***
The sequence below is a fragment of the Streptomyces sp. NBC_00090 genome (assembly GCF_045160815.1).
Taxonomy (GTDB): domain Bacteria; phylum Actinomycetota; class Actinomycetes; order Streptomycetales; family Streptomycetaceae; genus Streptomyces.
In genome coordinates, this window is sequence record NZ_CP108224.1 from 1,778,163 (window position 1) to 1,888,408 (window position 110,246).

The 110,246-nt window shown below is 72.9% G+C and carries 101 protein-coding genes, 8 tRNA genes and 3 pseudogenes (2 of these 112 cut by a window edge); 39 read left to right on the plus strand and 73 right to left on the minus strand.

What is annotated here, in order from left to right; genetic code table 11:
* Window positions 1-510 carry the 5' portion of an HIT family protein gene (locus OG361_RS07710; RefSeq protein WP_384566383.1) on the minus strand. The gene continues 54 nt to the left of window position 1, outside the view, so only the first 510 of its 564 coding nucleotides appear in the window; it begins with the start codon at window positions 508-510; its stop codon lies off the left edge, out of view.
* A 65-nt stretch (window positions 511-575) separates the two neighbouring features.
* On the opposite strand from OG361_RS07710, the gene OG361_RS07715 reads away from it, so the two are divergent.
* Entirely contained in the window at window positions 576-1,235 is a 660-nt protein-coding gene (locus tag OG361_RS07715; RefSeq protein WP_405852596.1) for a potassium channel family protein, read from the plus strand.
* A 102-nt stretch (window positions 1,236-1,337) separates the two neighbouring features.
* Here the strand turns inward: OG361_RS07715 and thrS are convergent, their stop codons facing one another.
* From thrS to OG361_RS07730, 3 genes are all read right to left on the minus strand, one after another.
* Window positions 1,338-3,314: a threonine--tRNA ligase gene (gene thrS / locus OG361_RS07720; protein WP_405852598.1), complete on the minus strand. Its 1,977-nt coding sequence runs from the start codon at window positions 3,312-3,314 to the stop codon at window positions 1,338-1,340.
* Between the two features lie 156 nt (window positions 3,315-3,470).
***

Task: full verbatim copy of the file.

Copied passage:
The sequence below is a fragment of the Streptomyces sp. NBC_00090 genome (assembly GCF_045160815.1).
Taxonomy (GTDB): domain Bacteria; phylum Actinomycetota; class Actinomycetes; order Streptomycetales; family Streptomycetaceae; genus Streptomyces.
In genome coordinates, this window is sequence record NZ_CP108224.1 from 1,778,163 (window position 1) to 1,888,408 (window position 110,246).

The 110,246-nt window shown below is 72.9% G+C and carries 101 protein-coding genes, 8 tRNA genes and 3 pseudogenes (2 of these 112 cut by a window edge); 39 read left to right on the plus strand and 73 right to left on the minus strand.

What is annotated here, in order from left to right; genetic code table 11:
* Window positions 1-510 carry the 5' portion of an HIT family protein gene (locus OG361_RS07710; RefSeq protein WP_384566383.1) on the minus strand. The gene continues 54 nt to the left of window position 1, outside the view, so only the first 510 of its 564 coding nucleotides appear in the window; it begins with the start codon at window positions 508-510; its stop codon lies off the left edge, out of view.
* A 65-nt stretch (window positions 511-575) separates the two neighbouring features.
* On the opposite strand from OG361_RS07710, the gene OG361_RS07715 reads away from it, so the two are divergent.
* Entirely contained in the window at window positions 576-1,235 is a 660-nt protein-coding gene (locus tag OG361_RS07715; RefSeq protein WP_405852596.1) for a potassium channel family protein, read from the plus strand.
* A 102-nt stretch (window positions 1,236-1,337) separates the two neighbouring features.
* Here the strand turns inward: OG361_RS07715 and thrS are convergent, their stop codons facing one another.
* From thrS to OG361_RS07730, 3 genes are all read right to left on the minus strand, one after another.
* Window positions 1,338-3,314: a threonine--tRNA ligase gene (gene thrS / locus OG361_RS07720; protein WP_405852598.1), complete on the minus strand. Its 1,977-nt coding sequence runs from the start codon at window positions 3,312-3,314 to the stop codon at window positions 1,338-1,340.
* Between the two features lie 156 nt (window positions 3,315-3,470).